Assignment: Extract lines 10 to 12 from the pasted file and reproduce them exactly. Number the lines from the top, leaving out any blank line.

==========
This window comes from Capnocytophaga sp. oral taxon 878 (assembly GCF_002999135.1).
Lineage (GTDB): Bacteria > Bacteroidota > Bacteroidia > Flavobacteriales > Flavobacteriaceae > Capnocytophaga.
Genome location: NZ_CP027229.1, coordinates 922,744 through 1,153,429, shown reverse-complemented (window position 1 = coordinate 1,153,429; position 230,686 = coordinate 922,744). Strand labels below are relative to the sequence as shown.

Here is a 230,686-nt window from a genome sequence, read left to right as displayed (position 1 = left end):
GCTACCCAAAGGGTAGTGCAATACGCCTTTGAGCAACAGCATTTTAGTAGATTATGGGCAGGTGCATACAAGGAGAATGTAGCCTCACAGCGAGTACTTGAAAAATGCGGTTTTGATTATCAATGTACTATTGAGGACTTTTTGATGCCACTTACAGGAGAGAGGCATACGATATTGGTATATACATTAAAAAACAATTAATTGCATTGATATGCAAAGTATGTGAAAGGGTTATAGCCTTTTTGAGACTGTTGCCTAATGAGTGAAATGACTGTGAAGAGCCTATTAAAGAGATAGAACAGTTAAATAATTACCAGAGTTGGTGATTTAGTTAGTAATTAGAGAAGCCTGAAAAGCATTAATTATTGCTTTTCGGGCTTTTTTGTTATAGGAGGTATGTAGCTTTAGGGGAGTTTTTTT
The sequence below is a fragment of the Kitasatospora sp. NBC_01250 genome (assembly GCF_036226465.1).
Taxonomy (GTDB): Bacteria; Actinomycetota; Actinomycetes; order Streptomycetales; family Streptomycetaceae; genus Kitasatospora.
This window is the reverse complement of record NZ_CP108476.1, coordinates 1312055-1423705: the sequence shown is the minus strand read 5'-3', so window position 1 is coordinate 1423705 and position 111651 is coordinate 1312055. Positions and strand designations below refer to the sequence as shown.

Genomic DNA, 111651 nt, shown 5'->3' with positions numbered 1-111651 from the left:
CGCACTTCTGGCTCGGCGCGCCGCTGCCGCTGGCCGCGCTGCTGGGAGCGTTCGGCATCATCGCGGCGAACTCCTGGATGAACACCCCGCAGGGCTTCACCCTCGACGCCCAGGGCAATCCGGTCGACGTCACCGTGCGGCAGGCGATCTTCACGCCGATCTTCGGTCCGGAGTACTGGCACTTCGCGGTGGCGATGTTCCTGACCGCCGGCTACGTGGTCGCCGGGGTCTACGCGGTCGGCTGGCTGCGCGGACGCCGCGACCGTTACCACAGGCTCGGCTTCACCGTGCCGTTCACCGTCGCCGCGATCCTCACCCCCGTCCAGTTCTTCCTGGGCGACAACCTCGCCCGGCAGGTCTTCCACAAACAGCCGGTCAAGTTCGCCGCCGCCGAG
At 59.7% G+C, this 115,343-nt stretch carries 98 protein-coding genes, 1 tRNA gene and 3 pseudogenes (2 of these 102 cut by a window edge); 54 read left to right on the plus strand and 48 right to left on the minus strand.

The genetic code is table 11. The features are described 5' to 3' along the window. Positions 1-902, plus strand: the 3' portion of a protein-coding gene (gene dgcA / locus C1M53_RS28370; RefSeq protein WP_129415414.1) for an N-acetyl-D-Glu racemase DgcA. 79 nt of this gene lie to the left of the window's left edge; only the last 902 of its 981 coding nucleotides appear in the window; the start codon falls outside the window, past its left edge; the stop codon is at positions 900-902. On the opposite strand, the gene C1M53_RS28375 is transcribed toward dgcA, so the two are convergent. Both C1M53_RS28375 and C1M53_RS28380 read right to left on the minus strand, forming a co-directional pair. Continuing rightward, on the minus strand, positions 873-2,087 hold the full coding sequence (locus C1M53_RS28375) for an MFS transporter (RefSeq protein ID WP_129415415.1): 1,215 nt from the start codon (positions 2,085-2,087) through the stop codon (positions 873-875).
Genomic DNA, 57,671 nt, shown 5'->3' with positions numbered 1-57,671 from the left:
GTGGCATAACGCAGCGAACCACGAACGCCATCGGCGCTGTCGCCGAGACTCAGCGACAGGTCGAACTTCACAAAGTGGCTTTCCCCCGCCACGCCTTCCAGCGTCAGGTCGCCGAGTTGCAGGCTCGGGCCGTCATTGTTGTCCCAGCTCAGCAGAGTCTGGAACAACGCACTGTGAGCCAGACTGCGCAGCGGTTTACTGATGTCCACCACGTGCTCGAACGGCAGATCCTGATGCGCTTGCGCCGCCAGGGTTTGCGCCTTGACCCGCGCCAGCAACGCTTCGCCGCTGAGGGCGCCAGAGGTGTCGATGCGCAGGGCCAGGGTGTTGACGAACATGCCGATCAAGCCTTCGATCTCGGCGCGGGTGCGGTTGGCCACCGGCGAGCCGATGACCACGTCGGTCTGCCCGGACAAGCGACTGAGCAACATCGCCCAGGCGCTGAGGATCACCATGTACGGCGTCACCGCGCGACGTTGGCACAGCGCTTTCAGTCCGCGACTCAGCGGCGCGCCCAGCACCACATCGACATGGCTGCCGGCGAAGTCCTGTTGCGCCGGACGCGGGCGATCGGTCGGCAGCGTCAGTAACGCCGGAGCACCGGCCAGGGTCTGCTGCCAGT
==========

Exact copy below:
CGCACTTCTGGCTCGGCGCGCCGCTGCCGCTGGCCGCGCTGCTGGGAGCGTTCGGCATCATCGCGGCGAACTCCTGGATGAACACCCCGCAGGGCTTCACCCTCGACGCCCAGGGCAATCCGGTCGACGTCACCGTGCGGCAGGCGATCTTCACGCCGATCTTCGGTCCGGAGTACTGGCACTTCGCGGTGGCGATGTTCCTGACCGCCGGCTACGTGGTCGCCGGGGTCTACGCGGTCGGCTGGCTGCGCGGACGCCGCGACCGTTACCACAGGCTCGGCTTCACCGTGCCGTTCACCGTCGCCGCGATCCTCACCCCCGTCCAGTTCTTCCTGGGCGACAACCTCGCCCGGCAGGTCTTCCACAAACAGCCGGTCAAGTTCGCCGCCGCCGAG
At 59.7% G+C, this 115,343-nt stretch carries 98 protein-coding genes, 1 tRNA gene and 3 pseudogenes (2 of these 102 cut by a window edge); 54 read left to right on the plus strand and 48 right to left on the minus strand.

The genetic code is table 11. The features are described 5' to 3' along the window. Positions 1-902, plus strand: the 3' portion of a protein-coding gene (gene dgcA / locus C1M53_RS28370; RefSeq protein WP_129415414.1) for an N-acetyl-D-Glu racemase DgcA. 79 nt of this gene lie to the left of the window's left edge; only the last 902 of its 981 coding nucleotides appear in the window; the start codon falls outside the window, past its left edge; the stop codon is at positions 900-902. On the opposite strand, the gene C1M53_RS28375 is transcribed toward dgcA, so the two are convergent. Both C1M53_RS28375 and C1M53_RS28380 read right to left on the minus strand, forming a co-directional pair. Continuing rightward, on the minus strand, positions 873-2,087 hold the full coding sequence (locus C1M53_RS28375) for an MFS transporter (RefSeq protein ID WP_129415415.1): 1,215 nt from the start codon (positions 2,085-2,087) through the stop codon (positions 873-875).